Following the demolition of
U.S. Route 95 in Idaho
In the U. S. state of Idaho, U. S. Route 95 is a north–south highway near the western border of the state, stretching from Oregon to British Columbia for over 538 miles. US 95 continues into Idaho from southeastern Oregon as an undivided two-lane highway for the majority of its length; as it is the state's primary north–south highway, Idaho is in the process of widening US 95 to an Interstate-style divided four-lane highway, from the Oregon state line in the southwest to Eastport at the northern border with Canada at Kingsgate, British Columbia. In Oregon, US 95 continues south, crosses into Nevada at McDermitt, meets Interstate 80 at Winnemucca. US 95 departs Malheur County and enters Idaho in the high desert of Owyhee County, about fifty miles southwest of Boise, it progresses north-northeast to just west of Marsing, where it meets with the southern terminus of State Highway 55. US 95 turns west north to Homedale, crosses the Snake River before a junction with concurrent US 20 and US 26 as it passes through Parma.
US 95 runs north concurrent with US 20/26 for eight miles. As it proceeds north near Idaho's western border, US 95 crosses Interstate 84 and US 30 before proceeding north through Payette and Weiser, it continues on to Midvale and Council climbs into the Payette National Forest, passing the Tamarack sawmill site, turns east to New Meadows. Here, US 95 joins with Highway 55, the two-lane undivided route that connects to Boise through McCall and Horseshoe Bend; the elevation at the junction in New Meadows is 3,865 feet above sea level. US 95 continues north through Meadows Valley north of the junction descends 2,000 feet with the Little Salmon River to Riggins, tree-sparse but surrounded by mile-high mountains. After Riggins, the highway crosses the main Salmon River and enters the Pacific Time Zone. US 95 northbound descends with the widening river until White Bird, where it climbs 2,700 feet in seven miles to the cut at the top of White Bird Hill, peaking at an elevation of 4,245 feet with an average gradient of over 7%.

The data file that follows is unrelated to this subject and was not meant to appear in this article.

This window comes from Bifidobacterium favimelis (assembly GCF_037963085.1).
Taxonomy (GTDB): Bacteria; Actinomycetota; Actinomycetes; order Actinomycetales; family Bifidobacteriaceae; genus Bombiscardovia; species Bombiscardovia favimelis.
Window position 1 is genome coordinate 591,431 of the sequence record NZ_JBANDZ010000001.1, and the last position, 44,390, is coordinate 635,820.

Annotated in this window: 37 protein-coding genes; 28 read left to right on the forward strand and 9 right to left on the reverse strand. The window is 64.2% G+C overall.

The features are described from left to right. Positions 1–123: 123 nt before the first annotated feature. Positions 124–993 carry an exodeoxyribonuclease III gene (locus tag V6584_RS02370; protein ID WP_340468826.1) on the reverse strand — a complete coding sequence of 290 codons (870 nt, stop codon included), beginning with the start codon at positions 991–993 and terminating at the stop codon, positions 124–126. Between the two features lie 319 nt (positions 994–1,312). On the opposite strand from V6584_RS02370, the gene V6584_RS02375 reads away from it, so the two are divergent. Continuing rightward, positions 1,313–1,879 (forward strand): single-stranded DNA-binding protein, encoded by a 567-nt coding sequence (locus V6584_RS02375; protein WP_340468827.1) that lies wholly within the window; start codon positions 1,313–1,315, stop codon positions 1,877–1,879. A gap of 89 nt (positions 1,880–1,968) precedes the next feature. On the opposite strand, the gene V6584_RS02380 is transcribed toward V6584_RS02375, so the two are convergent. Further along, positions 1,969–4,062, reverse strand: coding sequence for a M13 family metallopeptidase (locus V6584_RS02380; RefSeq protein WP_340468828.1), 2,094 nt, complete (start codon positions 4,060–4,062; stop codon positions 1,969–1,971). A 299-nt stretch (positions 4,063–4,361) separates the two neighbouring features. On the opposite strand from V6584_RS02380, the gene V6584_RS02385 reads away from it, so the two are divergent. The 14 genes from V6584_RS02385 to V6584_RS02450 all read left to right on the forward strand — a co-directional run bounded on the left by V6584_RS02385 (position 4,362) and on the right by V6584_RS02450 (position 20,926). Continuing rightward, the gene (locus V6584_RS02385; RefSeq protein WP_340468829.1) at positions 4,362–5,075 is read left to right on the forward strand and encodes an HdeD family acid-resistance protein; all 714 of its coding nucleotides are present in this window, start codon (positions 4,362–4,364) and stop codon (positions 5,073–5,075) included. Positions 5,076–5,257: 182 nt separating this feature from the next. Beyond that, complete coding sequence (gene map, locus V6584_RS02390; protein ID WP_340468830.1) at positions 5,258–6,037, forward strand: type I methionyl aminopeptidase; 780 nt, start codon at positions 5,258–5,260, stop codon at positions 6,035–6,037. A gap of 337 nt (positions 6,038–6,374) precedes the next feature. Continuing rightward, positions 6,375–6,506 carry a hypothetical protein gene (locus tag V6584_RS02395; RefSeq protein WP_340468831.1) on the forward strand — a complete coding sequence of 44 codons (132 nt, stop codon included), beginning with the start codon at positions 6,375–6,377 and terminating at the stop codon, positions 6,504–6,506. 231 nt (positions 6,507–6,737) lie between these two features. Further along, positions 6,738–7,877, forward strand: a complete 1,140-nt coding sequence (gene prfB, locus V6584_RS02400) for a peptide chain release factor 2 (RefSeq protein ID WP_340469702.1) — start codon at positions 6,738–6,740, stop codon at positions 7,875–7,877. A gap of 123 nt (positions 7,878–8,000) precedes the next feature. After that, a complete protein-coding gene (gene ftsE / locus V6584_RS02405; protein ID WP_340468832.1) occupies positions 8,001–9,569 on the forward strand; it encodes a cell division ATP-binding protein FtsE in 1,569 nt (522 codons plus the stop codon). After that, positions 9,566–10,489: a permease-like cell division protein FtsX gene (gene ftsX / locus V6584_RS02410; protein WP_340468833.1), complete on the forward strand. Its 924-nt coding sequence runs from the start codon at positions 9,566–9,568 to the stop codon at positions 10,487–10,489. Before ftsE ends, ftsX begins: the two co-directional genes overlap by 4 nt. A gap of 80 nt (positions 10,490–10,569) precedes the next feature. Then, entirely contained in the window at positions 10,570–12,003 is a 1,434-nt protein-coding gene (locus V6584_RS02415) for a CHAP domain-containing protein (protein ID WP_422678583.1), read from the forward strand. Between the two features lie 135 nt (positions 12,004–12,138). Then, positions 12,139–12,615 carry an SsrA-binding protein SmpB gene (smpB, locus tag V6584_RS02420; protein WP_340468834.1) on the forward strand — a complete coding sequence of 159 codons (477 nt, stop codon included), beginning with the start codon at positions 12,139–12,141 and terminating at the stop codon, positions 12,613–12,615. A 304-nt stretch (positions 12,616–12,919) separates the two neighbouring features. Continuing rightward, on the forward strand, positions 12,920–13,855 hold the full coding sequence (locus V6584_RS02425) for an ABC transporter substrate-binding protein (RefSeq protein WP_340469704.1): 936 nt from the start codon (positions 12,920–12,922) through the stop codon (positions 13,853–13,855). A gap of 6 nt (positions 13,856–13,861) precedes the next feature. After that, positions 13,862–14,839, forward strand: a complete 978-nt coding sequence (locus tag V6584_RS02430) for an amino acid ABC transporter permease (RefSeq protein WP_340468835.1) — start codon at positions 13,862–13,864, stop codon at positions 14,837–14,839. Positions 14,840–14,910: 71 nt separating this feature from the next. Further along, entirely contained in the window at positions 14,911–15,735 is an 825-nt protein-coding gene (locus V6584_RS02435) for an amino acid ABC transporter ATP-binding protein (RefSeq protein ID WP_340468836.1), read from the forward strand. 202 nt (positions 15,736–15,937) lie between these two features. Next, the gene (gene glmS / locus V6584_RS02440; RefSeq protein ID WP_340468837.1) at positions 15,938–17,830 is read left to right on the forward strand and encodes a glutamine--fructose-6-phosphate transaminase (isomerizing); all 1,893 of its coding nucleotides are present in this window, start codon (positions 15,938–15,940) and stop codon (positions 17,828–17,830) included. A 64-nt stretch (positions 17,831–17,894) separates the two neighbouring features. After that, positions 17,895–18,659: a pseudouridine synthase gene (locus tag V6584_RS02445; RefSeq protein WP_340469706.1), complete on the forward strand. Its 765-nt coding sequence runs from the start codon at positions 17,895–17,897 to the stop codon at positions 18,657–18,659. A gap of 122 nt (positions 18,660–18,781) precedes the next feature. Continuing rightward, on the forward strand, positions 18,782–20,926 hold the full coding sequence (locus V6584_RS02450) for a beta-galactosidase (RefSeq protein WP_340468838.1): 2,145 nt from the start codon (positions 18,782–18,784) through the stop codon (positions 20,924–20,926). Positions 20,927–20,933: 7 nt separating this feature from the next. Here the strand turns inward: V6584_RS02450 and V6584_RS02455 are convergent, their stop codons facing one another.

The steeper and faster multi-lane grade was opened in 1975, after ten challenging years of construction. The two-lane road of 1921 to the east was first paved in 1938; the arcs, if combined, would form an average of 950 ° per mile. Following the completion of the new steel bridge over White Bird Creek, the new routing opened in June 1975, ending a decade of construction; the new Lewiston grade to the north was finished in just over two years. North of the summit, US 95 descends in a steep but short descent to the Camas Prairie and Grangeville at 3,390 feet; the highway travels northwest towards Cottonwood, whose bypass was finished in 1976 enters the Nez Perce Indian Reservation. New route construction in the early 1990s bypassed the main streets of Craigmont; the new routing is now above, rather than in, the curvy Lawyers Creek Canyon between the cities, crossing the canyon on an elevated bridge constructed in 1991. Lawyers Canyon is named after Chief Lawyer of the Nez Perce, nicknamed for his skill in dealing with the encroaching whites.